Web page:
It's a story of – well, Dennis, it's a story of couple whose marriage looked good from the outside but that's because they were covering up a lot of the reality of what was going on, and you have to wonder how many marriages have that same situation – look good on the outside but nobody knows the real turmoil that's going on behind the scenes, and we're glad to have you guys joining us this week.  Welcome back to FamilyLife Today.

Doug: It's good to be here.

Patty: Thank you.

Dennis: I'm glad you came back, because a lot of our listeners kind of left us yesterday, Bob, in a slew of despond – a relationship that had hit the wall in the first five years of your marriage.  Doug, you're a pastor, you've been trained at Dallas Theological Seminary, had four years of training there.  Both you and Patty served for a number of years on Campus Crusade for Christ staff.  You have been in ministry, you've discipled people, you've taught the Bible.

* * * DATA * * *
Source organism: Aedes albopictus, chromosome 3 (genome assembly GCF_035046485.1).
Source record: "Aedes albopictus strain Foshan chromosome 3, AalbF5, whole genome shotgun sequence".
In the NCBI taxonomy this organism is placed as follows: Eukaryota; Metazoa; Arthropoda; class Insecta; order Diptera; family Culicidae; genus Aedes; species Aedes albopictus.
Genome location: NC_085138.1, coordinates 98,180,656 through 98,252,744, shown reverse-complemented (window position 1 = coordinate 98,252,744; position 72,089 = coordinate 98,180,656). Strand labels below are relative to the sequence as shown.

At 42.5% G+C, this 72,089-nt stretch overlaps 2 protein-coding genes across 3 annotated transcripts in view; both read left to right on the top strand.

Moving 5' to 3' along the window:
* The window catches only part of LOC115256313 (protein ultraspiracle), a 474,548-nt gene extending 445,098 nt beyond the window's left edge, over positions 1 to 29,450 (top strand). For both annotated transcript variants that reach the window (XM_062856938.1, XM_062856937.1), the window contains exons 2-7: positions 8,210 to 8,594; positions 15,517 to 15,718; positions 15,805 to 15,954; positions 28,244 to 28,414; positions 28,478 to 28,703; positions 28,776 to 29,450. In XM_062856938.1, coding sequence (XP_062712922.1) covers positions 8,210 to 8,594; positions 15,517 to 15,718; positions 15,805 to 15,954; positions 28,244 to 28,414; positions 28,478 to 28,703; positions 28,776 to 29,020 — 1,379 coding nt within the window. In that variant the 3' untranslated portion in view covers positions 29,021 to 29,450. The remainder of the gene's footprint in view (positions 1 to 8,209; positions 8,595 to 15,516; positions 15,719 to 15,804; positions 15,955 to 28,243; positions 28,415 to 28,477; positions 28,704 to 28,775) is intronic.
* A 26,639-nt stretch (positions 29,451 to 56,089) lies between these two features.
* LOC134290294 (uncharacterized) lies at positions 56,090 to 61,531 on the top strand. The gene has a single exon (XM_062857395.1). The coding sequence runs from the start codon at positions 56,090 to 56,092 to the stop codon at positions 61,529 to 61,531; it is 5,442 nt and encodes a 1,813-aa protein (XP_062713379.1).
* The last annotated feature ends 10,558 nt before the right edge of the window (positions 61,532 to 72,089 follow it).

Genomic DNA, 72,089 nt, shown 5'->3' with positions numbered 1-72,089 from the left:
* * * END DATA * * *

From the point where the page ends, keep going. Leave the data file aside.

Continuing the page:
You now have three children, two boys and a daughter, and early in your marriage, though, as we talked about yesterday, you hit this point where, Patty, you felt like he wasn't meeting your needs and didn't understand your needs partially because, as you admitted yesterday, you could articulate them.

 And, Doug, you felt hopeless because you didn't know how to meet those needs that she was expressing and the expectations that kept on getting dashed every weekend, even in the midst of a very fruitful ministry, right?

Doug: Right.  I felt like I didn't have the tools.  I didn't know what to do, and it was extremely frustrating and both Patty and I thought about calling it quits.